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German correspondents aren’t reporting the story of Brexit. They’re churning out Merkel propaganda

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German correspondents aren’t reporting the story of Brexit. They’re churning out Merkel propaganda

TOSHIFUMI KITAMURA/AFP/Getty Images

So Angela Merkel has given Theresa May an ultimatum: we have ways of making you back down. The German Chancellor will “go to the edge of the precipice” over Brexit, it is reported, and believes we “need to look into the abyss before a deal is done at midnight”. Her staff are proud of her brinkmanship: “That is how she works,” they say.

Do you suppose that Mrs Merkel will receive a word of criticism for this cavalier attitude from her own press corps? Not likely. In the battle of Brexit, German journalists are lined up behind their Chancellor as if they were still living in the East Germany where she grew up.

This especially applies to the foreign correspondents based here in London. They are supposed to report objectively about the Brexit debate from London. Hundreds of millions of viewers and readers rely on them to offer a balanced view of a political crisis that matters as much to them as it does to us. That is not what many correspondents from EU countries are doing. Hardly any of them are trying to explain to their own peoples why, for example, Mrs May is now seeking to renegotiate the Irish backstop. Instead, they simply act as an echo chamber for the leaders of the supposedly “united” 27 member states.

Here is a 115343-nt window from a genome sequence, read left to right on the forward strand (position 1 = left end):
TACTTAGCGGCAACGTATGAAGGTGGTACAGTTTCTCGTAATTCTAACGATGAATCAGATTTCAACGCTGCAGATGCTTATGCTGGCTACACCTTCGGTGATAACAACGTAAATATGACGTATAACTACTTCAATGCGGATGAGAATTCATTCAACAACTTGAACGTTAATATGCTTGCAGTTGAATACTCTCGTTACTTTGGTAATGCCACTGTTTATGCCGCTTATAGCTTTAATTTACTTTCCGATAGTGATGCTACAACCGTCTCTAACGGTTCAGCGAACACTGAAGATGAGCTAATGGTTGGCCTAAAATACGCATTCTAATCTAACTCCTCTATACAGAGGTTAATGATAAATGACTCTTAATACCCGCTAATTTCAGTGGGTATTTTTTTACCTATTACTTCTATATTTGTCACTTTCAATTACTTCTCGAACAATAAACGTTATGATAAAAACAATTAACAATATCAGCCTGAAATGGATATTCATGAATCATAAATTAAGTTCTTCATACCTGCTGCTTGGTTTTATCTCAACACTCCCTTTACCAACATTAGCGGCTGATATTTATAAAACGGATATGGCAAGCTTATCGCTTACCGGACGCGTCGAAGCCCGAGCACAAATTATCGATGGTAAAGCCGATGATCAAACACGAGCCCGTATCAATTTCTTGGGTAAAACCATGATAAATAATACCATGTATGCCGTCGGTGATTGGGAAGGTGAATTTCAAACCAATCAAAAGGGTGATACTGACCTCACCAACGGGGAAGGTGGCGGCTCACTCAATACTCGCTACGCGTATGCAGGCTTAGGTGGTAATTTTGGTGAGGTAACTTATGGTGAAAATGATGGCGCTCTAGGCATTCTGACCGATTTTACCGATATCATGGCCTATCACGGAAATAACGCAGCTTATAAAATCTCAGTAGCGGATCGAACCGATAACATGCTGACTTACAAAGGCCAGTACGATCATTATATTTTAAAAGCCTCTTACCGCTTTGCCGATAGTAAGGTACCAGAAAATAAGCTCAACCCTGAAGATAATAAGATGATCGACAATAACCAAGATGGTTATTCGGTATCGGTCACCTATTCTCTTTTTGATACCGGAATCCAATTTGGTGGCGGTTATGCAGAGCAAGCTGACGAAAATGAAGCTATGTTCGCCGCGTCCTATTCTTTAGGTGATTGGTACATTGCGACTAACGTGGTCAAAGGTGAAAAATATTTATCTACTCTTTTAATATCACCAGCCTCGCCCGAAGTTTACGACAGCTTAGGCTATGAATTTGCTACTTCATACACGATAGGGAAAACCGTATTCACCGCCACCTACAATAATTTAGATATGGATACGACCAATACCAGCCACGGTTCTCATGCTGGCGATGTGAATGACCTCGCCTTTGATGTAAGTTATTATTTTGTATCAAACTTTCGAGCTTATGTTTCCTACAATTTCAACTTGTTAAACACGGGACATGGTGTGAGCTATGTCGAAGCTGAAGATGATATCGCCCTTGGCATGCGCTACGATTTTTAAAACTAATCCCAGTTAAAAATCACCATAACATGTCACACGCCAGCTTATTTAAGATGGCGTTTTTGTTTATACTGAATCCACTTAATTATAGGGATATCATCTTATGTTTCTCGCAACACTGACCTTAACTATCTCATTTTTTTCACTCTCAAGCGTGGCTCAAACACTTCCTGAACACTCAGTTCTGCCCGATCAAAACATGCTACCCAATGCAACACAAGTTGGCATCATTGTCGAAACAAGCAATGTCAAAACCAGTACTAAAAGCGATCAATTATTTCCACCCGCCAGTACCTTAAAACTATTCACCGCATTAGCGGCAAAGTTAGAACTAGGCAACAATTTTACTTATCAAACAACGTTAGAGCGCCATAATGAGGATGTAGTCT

That is not journalism, but its opposite: propaganda. The British may be as mad or bad as the rest of the EU likes to think, but what is actually going on in this country is a remarkable example of democracy in action. The House of Commons is doing its job of holding the Government to account. The Prime Minister has been struggling to find a consensus, sustaining severe defeats, votes of confidence and challenges to her leadership along the way. She believes she has now found a negotiating position that commands a majority in Parliament and so she is returning to Brussels to explore ways of avoiding the no-deal Brexit that almost everyone in Europe says they wish to avoid. We have been hearing from Brussels for many months that nothing is agreed until everything is agreed. They know very well that in Britain, we take our Parliament seriously: unlike most of its counterparts in Europe, the Commons wields real power and it was never likely to vote for the Withdrawal Agreement without modifications. So for Jean-Claude Juncker, Donald Tusk, Emmanuel Macron and the rest to insist that the deal cannot be reopened is absurd: they knew all along that this was going to happen.

Mrs Merkel is at least sounding more realistic. She is a disciple of the 19th-century  apostle of Realpolitik: Otto von Bismarck. It was the architect of the first German unification who created the office she now holds, and which she inherited from the architect of the second German unification, Helmut Kohl. Mrs Merkel knows her history and she is under no illusions about the gravity of the predicament in which continental Europe now finds itself. Britain will survive Brexit, whatever happens — but will the EU? Nobody knows, because the departure of a member state is unprecedented. The Germans have invested more in the European project —psychologically as well as financially — than any other nation. For them, the stakes could not be higher.

This is the real story of Brexit, but it is going unreported in Europe. That is a scandal. The British press has been a whipping boy on the Continent for decades, ever since Boris Johnson, as a cub reporter for the Telegraph in Brussels, made fun of the EU with stories about bureaucracy and bananas. For all its faults, however, the British press is nobody’s poodle. If only the same could be said of our European colleagues.

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